After the deeply emotional liberation in 1945, the custom of lotus lantern parades continued from the Buddhist Dongguk University along Euljiro Avenue to Jogyesa (the headquarters temple of Korea’s Jogye Order) in Anguk-dong (northern downtown, near the palaces). In 1975 the Eighth Day of the Fourth Moon was designated as a National Holiday, and on that evening in the following year citizens held a miles-long procession from the vast Yeoeuido Plaza throughout the city up to Jogyesa.  This was a surprising show-of-force for Korea’s once-oppressed Buddhist community.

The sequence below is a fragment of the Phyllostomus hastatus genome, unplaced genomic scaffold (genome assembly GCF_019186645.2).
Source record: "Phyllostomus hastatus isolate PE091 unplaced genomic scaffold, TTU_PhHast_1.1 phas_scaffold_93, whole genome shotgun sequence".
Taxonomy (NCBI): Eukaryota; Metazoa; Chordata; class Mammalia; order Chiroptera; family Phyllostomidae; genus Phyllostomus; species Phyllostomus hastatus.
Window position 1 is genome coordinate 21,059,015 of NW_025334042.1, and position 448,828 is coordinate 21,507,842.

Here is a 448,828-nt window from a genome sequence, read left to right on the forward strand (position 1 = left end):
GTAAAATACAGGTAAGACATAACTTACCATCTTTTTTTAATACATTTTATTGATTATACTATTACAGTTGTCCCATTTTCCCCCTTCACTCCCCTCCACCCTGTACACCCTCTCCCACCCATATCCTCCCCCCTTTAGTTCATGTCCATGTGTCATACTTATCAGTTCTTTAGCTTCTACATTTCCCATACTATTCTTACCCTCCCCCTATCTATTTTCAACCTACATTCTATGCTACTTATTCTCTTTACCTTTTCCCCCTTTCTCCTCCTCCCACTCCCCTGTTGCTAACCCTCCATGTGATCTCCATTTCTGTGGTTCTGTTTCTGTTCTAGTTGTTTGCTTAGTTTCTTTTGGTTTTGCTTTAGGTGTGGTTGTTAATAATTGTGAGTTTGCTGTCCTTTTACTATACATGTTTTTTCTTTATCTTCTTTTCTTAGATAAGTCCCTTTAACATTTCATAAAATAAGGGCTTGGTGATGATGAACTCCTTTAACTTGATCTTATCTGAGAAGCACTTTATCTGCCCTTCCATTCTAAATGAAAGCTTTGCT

The present-day custom of Seoul’s Lotus Lantern Parade Festival started today in 1996, and has become a famous cultural attraction. The gigantic and colorful parade, with many large illuminated floats, is now held on a weekend evening before the actual Buddha’s Birthday holiday, so as not to conflict with each temple’s religious services. It is organized at dusk in Dongdaemun Stadium and proceeds down Jongno Avenue; the final segment where it reaches Jogye-sa has been greatly reduced, due to traffic-congestion problems. However, many colorful public cultural events are held on the street in front of Jogye-sa, now called the “Buddhist Street Festival” as a part of the Lotus Lantern Festival which combines the formal religious Lotus Lantern Dharma Assembly with the “Daedong Celebration of Unity and Hope.”   As this has been held year by year, participation in it by foreign residents and visitors of Korea has continuously increased, and its international reputation continues to build.